Jessica Bedford is seen in a scene from Agatha Christie’s “And Then There Were None,” now at the Walnut Street Theatre through April 26. (Photo by Mark Garvin)

Jessica Bedford is seen in a scene from Agatha Christie’s “And Then There Were None,” now at the Walnut Street Theatre through April 26. (Photo by Mark Garvin)

by Clark Groome

Two reactions followed me home from the opening night of the Walnut Street Theatre’s production of Agatha Christie’s “And Then There Were None.” The first is that despite its pedigree and popularity as a theatrical adaptation of one of Christie’s best selling and most highly acclaimed novels, “And Then There Were None” is probably better on the page than on the stage. The other is, as a mystery lover, that I had a very good time.

Ten people are invited for the weekend to a mansion on an isolated island off the coast of Devon, England. During the course of their first night together, the disembodied voice of their host, as it turns out recorded on a phonograph record, shatters the pleasant get-together with accusations that each of the ten is a murderer.

As the plot unfolds, one-by-one the guests are murdered. The only people on the island are the ten in the mansion. Whodunit? Unlike a lot of stage mysteries there is no investigator to sort out the mystery. That is left to the audience to figure out. And that’s what made this somewhat creaky old play fun. I’m pretty good at figuring out mysteries, and even though I read the novel ages ago, I was totally fooled.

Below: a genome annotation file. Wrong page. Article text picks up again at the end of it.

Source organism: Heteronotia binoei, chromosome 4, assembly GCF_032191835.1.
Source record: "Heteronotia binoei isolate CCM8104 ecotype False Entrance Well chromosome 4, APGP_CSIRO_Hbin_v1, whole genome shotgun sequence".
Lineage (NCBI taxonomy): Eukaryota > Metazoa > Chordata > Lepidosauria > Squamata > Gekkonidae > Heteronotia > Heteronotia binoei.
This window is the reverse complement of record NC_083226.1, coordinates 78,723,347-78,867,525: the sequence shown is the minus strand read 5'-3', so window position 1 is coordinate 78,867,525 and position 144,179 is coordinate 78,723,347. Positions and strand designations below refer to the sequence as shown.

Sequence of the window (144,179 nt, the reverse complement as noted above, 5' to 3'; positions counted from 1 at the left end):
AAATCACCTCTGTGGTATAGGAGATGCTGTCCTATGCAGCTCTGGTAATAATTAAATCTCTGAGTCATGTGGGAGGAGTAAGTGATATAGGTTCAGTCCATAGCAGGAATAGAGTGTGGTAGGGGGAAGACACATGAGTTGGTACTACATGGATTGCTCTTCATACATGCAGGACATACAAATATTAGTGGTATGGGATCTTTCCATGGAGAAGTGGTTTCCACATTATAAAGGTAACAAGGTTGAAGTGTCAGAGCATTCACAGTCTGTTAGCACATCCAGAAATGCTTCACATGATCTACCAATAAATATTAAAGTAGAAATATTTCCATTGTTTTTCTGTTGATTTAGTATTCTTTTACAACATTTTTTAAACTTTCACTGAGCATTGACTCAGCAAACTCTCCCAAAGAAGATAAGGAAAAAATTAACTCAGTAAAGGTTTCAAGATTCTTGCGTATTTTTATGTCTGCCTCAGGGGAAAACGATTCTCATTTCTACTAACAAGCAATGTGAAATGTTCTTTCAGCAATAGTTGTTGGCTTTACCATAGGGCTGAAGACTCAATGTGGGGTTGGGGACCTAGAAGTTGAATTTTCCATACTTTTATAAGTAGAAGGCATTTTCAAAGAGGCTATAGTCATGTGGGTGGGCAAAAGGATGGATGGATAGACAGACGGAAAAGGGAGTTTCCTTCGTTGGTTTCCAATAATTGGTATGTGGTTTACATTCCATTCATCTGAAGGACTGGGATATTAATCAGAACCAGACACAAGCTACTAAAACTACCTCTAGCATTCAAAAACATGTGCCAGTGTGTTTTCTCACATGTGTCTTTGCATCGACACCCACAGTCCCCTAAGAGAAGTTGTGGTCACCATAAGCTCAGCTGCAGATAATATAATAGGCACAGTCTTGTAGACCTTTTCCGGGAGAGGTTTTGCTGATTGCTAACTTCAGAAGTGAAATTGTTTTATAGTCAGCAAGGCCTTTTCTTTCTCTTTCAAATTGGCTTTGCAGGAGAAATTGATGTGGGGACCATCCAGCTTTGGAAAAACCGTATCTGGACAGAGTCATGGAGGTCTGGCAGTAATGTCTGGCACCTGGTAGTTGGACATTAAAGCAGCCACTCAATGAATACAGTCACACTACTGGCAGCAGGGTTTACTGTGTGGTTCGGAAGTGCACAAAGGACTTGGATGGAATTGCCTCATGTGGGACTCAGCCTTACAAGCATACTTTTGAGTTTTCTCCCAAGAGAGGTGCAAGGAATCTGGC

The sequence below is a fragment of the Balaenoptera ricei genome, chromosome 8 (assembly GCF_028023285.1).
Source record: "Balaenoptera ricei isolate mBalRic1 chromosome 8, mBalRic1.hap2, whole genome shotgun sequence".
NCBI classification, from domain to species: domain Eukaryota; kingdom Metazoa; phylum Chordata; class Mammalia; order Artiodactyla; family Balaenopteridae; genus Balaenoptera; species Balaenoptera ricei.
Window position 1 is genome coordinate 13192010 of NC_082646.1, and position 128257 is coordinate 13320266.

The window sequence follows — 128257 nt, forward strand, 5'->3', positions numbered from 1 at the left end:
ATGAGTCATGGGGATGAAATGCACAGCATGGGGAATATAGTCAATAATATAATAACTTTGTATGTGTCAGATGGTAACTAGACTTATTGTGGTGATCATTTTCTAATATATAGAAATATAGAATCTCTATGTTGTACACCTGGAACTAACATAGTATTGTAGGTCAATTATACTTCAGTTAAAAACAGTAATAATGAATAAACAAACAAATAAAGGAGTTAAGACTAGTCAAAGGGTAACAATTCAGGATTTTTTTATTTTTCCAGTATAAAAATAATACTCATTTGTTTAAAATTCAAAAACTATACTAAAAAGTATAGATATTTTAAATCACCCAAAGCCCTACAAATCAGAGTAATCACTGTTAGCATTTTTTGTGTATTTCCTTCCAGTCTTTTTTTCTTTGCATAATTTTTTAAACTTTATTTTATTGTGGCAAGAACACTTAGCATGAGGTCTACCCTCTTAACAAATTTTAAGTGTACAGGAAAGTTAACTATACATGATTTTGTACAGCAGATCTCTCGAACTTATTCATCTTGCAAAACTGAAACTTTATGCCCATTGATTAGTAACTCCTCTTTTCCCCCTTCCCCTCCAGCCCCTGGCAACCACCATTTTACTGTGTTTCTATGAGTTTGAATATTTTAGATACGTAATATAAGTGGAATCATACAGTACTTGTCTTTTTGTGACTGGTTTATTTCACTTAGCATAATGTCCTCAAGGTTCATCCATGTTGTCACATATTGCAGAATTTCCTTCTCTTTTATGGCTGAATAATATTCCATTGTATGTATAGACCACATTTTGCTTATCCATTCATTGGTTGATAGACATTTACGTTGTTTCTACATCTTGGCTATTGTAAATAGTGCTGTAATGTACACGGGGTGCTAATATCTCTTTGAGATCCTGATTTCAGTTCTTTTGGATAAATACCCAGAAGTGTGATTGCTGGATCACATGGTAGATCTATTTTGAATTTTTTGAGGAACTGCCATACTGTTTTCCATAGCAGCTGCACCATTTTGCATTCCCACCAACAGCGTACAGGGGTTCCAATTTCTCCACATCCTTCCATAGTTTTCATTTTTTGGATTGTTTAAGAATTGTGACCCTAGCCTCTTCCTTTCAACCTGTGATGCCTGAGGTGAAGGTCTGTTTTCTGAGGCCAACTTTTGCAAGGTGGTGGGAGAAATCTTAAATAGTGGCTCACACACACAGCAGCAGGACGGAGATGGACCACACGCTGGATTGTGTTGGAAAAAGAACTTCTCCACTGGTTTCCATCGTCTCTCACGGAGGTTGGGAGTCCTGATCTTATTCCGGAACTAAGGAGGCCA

The Walnut’s production features a strong ensemble — Sharon Alexander, Jessica Bedford, Damon Bonetti, Laurent Giroux, John-Charles Kelly, Paul L. Nolan, Wendy Scharfman, Peter Schmitz, Harry Smith and Greg Wood. All of them, except the inestimable Greg Wood, ham it up a tad too much, likely at the direction of Charles Abbott, who very well might have been trying to make the play a bit more amusing than it actually is.

But no matter, the mystery remains the core of the evening, and thanks to Christie’s, skill the whole affair was a clever and amusing escape.

The physical production — especially Andrew Thompson’s spectacular mansion parlor, Kendall Smith’s lighting and projection design and Dan Roach’s video design — plays a large role in the show’s impact.

Sure, despite the multiple murders, “And Then There Were None” is lightweight entertainment. But it’s fun and surprising in its ending. That isolated island is not only the location of mayhem but also of a typically wry British approach to it.

The mayhem and mystery continue at the Walnut through April 26.

For tickets, call 215-574-3550 or 800-982-2787 of visit www.walnutstreettheatre.org

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